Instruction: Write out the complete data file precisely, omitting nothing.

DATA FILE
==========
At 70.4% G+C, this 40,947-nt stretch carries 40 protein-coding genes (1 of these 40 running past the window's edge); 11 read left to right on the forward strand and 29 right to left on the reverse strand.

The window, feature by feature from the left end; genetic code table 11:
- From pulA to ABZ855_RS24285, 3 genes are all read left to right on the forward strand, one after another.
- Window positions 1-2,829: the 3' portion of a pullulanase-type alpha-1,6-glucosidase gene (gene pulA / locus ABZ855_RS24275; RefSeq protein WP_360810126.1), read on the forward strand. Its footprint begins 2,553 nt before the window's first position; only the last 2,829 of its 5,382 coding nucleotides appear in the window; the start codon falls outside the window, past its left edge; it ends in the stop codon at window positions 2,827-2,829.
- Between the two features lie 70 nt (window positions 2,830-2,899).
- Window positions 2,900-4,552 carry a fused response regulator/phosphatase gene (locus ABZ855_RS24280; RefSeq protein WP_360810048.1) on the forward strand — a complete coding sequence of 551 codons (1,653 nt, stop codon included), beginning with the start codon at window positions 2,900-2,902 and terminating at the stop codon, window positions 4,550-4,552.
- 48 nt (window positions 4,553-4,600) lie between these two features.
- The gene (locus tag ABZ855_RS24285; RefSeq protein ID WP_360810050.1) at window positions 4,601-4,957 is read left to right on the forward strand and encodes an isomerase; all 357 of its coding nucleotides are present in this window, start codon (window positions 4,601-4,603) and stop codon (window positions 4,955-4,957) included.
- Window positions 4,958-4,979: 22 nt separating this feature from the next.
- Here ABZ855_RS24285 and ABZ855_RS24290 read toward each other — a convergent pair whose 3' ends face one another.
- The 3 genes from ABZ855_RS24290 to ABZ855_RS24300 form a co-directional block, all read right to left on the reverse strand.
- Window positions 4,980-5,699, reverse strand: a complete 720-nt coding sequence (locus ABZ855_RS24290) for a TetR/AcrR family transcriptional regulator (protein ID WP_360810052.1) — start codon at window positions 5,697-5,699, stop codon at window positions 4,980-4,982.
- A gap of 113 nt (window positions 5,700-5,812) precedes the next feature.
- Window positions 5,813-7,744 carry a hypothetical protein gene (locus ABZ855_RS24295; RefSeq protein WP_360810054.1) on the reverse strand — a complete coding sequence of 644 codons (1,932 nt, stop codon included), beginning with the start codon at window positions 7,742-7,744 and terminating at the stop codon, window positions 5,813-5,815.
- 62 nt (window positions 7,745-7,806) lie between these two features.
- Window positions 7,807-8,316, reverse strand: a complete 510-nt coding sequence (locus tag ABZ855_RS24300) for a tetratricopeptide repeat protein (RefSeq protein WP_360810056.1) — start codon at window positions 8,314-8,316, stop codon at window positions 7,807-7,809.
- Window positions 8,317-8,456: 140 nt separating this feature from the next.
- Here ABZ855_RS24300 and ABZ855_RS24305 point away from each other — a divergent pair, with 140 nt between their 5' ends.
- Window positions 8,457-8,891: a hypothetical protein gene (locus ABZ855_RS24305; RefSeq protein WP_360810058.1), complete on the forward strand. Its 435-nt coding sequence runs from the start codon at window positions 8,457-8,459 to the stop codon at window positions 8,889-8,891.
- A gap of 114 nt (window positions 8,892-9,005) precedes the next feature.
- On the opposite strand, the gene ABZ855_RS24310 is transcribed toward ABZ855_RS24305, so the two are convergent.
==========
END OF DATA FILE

At 70.4% G+C, this 40,947-nt stretch carries 40 protein-coding genes (1 of these 40 running past the window's edge); 11 read left to right on the forward strand and 29 right to left on the reverse strand.

The window, feature by feature from the left end; genetic code table 11:
- From pulA to ABZ855_RS24285, 3 genes are all read left to right on the forward strand, one after another.
- Window positions 1-2,829: the 3' portion of a pullulanase-type alpha-1,6-glucosidase gene (gene pulA / locus ABZ855_RS24275; RefSeq protein WP_360810126.1), read on the forward strand. Its footprint begins 2,553 nt before the window's first position; only the last 2,829 of its 5,382 coding nucleotides appear in the window; the start codon falls outside the window, past its left edge; it ends in the stop codon at window positions 2,827-2,829.
- Between the two features lie 70 nt (window positions 2,830-2,899).
- Window positions 2,900-4,552 carry a fused response regulator/phosphatase gene (locus ABZ855_RS24280; RefSeq protein WP_360810048.1) on the forward strand — a complete coding sequence of 551 codons (1,653 nt, stop codon included), beginning with the start codon at window positions 2,900-2,902 and terminating at the stop codon, window positions 4,550-4,552.
- 48 nt (window positions 4,553-4,600) lie between these two features.
- The gene (locus tag ABZ855_RS24285; RefSeq protein ID WP_360810050.1) at window positions 4,601-4,957 is read left to right on the forward strand and encodes an isomerase; all 357 of its coding nucleotides are present in this window, start codon (window positions 4,601-4,603) and stop codon (window positions 4,955-4,957) included.
- Window positions 4,958-4,979: 22 nt separating this feature from the next.
- Here ABZ855_RS24285 and ABZ855_RS24290 read toward each other — a convergent pair whose 3' ends face one another.
- The 3 genes from ABZ855_RS24290 to ABZ855_RS24300 form a co-directional block, all read right to left on the reverse strand.
- Window positions 4,980-5,699, reverse strand: a complete 720-nt coding sequence (locus ABZ855_RS24290) for a TetR/AcrR family transcriptional regulator (protein ID WP_360810052.1) — start codon at window positions 5,697-5,699, stop codon at window positions 4,980-4,982.
- A gap of 113 nt (window positions 5,700-5,812) precedes the next feature.
- Window positions 5,813-7,744 carry a hypothetical protein gene (locus ABZ855_RS24295; RefSeq protein WP_360810054.1) on the reverse strand — a complete coding sequence of 644 codons (1,932 nt, stop codon included), beginning with the start codon at window positions 7,742-7,744 and terminating at the stop codon, window positions 5,813-5,815.
- 62 nt (window positions 7,745-7,806) lie between these two features.
- Window positions 7,807-8,316, reverse strand: a complete 510-nt coding sequence (locus tag ABZ855_RS24300) for a tetratricopeptide repeat protein (RefSeq protein WP_360810056.1) — start codon at window positions 8,314-8,316, stop codon at window positions 7,807-7,809.
- Window positions 8,317-8,456: 140 nt separating this feature from the next.
- Here ABZ855_RS24300 and ABZ855_RS24305 point away from each other — a divergent pair, with 140 nt between their 5' ends.
- Window positions 8,457-8,891: a hypothetical protein gene (locus ABZ855_RS24305; RefSeq protein WP_360810058.1), complete on the forward strand. Its 435-nt coding sequence runs from the start codon at window positions 8,457-8,459 to the stop codon at window positions 8,889-8,891.
- A gap of 114 nt (window positions 8,892-9,005) precedes the next feature.
- On the opposite strand, the gene ABZ855_RS24310 is transcribed toward ABZ855_RS24305, so the two are convergent.